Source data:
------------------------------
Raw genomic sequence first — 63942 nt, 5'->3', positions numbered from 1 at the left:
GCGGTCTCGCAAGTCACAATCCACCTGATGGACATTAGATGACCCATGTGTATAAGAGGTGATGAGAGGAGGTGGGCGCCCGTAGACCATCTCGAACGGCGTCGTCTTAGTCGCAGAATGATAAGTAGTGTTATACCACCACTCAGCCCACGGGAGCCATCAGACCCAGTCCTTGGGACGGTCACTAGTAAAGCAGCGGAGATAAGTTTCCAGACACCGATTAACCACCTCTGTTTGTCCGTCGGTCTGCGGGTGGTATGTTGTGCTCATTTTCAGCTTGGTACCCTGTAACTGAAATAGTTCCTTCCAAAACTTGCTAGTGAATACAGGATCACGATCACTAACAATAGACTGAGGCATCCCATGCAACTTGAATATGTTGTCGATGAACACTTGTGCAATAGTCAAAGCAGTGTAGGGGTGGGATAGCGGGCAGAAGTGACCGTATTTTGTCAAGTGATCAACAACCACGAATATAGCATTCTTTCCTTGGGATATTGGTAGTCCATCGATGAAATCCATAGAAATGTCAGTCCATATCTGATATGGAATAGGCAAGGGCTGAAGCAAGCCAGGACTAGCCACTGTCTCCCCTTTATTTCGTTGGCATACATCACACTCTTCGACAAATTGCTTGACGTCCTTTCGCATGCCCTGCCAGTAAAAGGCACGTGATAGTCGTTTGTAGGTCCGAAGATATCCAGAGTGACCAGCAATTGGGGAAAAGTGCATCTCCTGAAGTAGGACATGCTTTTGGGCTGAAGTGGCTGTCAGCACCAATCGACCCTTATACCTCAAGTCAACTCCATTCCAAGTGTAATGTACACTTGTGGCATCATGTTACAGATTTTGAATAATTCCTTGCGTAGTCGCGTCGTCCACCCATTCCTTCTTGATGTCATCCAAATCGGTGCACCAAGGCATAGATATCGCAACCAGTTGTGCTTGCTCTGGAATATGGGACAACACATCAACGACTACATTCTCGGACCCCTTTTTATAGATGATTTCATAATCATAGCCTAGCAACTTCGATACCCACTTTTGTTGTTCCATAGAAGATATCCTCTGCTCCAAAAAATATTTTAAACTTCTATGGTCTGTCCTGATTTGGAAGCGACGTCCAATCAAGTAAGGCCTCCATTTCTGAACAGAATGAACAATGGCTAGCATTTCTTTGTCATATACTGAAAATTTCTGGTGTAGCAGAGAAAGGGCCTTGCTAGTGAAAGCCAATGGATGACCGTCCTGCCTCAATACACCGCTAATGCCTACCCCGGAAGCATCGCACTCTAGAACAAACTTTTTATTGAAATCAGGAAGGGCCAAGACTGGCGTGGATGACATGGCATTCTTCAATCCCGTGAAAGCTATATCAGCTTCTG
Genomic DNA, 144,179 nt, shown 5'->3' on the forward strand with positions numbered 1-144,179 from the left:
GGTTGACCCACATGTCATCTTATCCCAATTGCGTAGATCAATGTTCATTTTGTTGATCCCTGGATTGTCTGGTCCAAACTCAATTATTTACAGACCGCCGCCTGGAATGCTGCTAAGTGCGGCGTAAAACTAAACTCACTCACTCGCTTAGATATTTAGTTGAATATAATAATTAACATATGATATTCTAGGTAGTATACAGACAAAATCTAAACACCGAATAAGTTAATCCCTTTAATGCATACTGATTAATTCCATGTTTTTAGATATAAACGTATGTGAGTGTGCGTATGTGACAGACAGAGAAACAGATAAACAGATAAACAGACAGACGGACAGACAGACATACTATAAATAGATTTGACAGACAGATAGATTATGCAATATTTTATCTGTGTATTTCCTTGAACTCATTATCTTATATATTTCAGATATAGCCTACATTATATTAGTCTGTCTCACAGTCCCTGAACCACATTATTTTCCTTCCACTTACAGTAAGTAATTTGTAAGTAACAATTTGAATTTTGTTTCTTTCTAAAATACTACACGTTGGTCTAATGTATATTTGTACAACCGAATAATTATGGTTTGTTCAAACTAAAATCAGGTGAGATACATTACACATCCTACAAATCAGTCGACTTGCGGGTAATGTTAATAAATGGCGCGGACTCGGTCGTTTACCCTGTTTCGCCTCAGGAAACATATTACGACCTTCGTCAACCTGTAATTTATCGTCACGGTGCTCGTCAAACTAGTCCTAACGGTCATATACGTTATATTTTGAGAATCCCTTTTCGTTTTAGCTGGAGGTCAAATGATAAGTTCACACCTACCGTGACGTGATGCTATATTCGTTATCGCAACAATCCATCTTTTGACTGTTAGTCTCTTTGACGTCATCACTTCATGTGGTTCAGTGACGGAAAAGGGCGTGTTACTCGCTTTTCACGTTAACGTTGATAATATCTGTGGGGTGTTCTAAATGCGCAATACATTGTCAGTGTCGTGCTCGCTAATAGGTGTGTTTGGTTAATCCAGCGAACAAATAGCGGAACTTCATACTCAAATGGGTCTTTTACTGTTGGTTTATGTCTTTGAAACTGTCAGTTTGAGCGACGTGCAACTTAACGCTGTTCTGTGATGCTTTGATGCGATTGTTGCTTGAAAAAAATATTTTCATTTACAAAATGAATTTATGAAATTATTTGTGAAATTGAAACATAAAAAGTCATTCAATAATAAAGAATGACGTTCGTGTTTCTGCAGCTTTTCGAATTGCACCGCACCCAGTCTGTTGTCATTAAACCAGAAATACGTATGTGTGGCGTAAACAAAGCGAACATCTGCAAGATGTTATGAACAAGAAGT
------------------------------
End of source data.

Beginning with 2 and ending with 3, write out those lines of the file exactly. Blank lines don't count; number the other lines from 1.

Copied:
GCGGTCTCGCAAGTCACAATCCACCTGATGGACATTAGATGACCCATGTGTATAAGAGGTGATGAGAGGAGGTGGGCGCCCGTAGACCATCTCGAACGGCGTCGTCTTAGTCGCAGAATGATAAGTAGTGTTATACCACCACTCAGCCCACGGGAGCCATCAGACCCAGTCCTTGGGACGGTCACTAGTAAAGCAGCGGAGATAAGTTTCCAGACACCGATTAACCACCTCTGTTTGTCCGTCGGTCTGCGGGTGGTATGTTGTGCTCATTTTCAGCTTGGTACCCTGTAACTGAAATAGTTCCTTCCAAAACTTGCTAGTGAATACAGGATCACGATCACTAACAATAGACTGAGGCATCCCATGCAACTTGAATATGTTGTCGATGAACACTTGTGCAATAGTCAAAGCAGTGTAGGGGTGGGATAGCGGGCAGAAGTGACCGTATTTTGTCAAGTGATCAACAACCACGAATATAGCATTCTTTCCTTGGGATATTGGTAGTCCATCGATGAAATCCATAGAAATGTCAGTCCATATCTGATATGGAATAGGCAAGGGCTGAAGCAAGCCAGGACTAGCCACTGTCTCCCCTTTATTTCGTTGGCATACATCACACTCTTCGACAAATTGCTTGACGTCCTTTCGCATGCCCTGCCAGTAAAAGGCACGTGATAGTCGTTTGTAGGTCCGAAGATATCCAGAGTGACCAGCAATTGGGGAAAAGTGCATCTCCTGAAGTAGGACATGCTTTTGGGCTGAAGTGGCTGTCAGCACCAATCGACCCTTATACCTCAAGTCAACTCCATTCCAAGTGTAATGTACACTTGTGGCATCATGTTACAGATTTTGAATAATTCCTTGCGTAGTCGCGTCGTCCACCCATTCCTTCTTGATGTCATCCAAATCGGTGCACCAAGGCATAGATATCGCAACCAGTTGTGCTTGCTCTGGAATATGGGACAACACATCAACGACTACATTCTCGGACCCCTTTTTATAGATGATTTCATAATCATAGCCTAGCAACTTCGATACCCACTTTTGTTGTTCCATAGAAGATATCCTCTGCTCCAAAAAATATTTTAAACTTCTATGGTCTGTCCTGATTTGGAAGCGACGTCCAATCAAGTAAGGCCTCCATTTCTGAACAGAATGAACAATGGCTAGCATTTCTTTGTCATATACTGAAAATTTCTGGTGTAGCAGAGAAAGGGCCTTGCTAGTGAAAGCCAATGGATGACCGTCCTGCCTCAATACACCGCTAATGCCTACCCCGGAAGCATCGCACTCTAGAACAAACTTTTTATTGAAATCAGGAAGGGCCAAGACTGGCGTGGATGACATGGCATTCTTCAATCCCGTGAAAGCTATATCAGCTTCTG
Genomic DNA, 144,179 nt, shown 5'->3' on the forward strand with positions numbered 1-144,179 from the left: